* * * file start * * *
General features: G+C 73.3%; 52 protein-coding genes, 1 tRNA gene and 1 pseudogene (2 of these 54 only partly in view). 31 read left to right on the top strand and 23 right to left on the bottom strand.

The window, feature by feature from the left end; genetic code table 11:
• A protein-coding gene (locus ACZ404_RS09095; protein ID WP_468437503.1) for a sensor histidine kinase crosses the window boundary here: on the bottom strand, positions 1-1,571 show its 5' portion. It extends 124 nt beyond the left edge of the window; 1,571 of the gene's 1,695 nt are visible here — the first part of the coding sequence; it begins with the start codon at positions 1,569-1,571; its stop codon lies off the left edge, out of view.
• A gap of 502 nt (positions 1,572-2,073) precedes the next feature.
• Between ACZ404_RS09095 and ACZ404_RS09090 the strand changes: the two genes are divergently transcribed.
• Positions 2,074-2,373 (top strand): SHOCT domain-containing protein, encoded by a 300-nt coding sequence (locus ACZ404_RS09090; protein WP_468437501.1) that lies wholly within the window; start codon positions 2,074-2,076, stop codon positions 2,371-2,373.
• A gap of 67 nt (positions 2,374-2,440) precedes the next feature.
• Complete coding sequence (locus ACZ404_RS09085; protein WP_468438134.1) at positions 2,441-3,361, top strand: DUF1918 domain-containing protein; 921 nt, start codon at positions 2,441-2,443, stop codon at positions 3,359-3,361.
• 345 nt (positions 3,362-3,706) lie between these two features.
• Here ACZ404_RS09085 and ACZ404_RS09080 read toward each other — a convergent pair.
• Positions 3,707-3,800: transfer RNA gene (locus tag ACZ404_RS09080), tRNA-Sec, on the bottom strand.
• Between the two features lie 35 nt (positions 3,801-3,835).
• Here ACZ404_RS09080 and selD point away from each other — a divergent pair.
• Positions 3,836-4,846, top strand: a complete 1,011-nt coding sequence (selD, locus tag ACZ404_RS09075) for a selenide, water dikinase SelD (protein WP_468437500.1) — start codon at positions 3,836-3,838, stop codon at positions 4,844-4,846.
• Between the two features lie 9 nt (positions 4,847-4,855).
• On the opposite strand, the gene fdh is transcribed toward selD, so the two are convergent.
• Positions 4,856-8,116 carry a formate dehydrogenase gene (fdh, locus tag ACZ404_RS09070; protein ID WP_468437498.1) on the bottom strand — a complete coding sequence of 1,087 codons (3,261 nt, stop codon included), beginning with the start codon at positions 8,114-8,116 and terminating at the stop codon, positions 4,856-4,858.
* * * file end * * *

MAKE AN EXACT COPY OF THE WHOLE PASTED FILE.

General features: G+C 73.3%; 52 protein-coding genes, 1 tRNA gene and 1 pseudogene (2 of these 54 only partly in view). 31 read left to right on the top strand and 23 right to left on the bottom strand.

The window, feature by feature from the left end; genetic code table 11:
• A protein-coding gene (locus ACZ404_RS09095; protein ID WP_468437503.1) for a sensor histidine kinase crosses the window boundary here: on the bottom strand, positions 1-1,571 show its 5' portion. It extends 124 nt beyond the left edge of the window; 1,571 of the gene's 1,695 nt are visible here — the first part of the coding sequence; it begins with the start codon at positions 1,569-1,571; its stop codon lies off the left edge, out of view.
• A gap of 502 nt (positions 1,572-2,073) precedes the next feature.
• Between ACZ404_RS09095 and ACZ404_RS09090 the strand changes: the two genes are divergently transcribed.
• Positions 2,074-2,373 (top strand): SHOCT domain-containing protein, encoded by a 300-nt coding sequence (locus ACZ404_RS09090; protein WP_468437501.1) that lies wholly within the window; start codon positions 2,074-2,076, stop codon positions 2,371-2,373.
• A gap of 67 nt (positions 2,374-2,440) precedes the next feature.
• Complete coding sequence (locus ACZ404_RS09085; protein WP_468438134.1) at positions 2,441-3,361, top strand: DUF1918 domain-containing protein; 921 nt, start codon at positions 2,441-2,443, stop codon at positions 3,359-3,361.
• 345 nt (positions 3,362-3,706) lie between these two features.
• Here ACZ404_RS09085 and ACZ404_RS09080 read toward each other — a convergent pair.
• Positions 3,707-3,800: transfer RNA gene (locus tag ACZ404_RS09080), tRNA-Sec, on the bottom strand.
• Between the two features lie 35 nt (positions 3,801-3,835).
• Here ACZ404_RS09080 and selD point away from each other — a divergent pair.
• Positions 3,836-4,846, top strand: a complete 1,011-nt coding sequence (selD, locus tag ACZ404_RS09075) for a selenide, water dikinase SelD (protein WP_468437500.1) — start codon at positions 3,836-3,838, stop codon at positions 4,844-4,846.
• Between the two features lie 9 nt (positions 4,847-4,855).
• On the opposite strand, the gene fdh is transcribed toward selD, so the two are convergent.
• Positions 4,856-8,116 carry a formate dehydrogenase gene (fdh, locus tag ACZ404_RS09070; protein ID WP_468437498.1) on the bottom strand — a complete coding sequence of 1,087 codons (3,261 nt, stop codon included), beginning with the start codon at positions 8,114-8,116 and terminating at the stop codon, positions 4,856-4,858.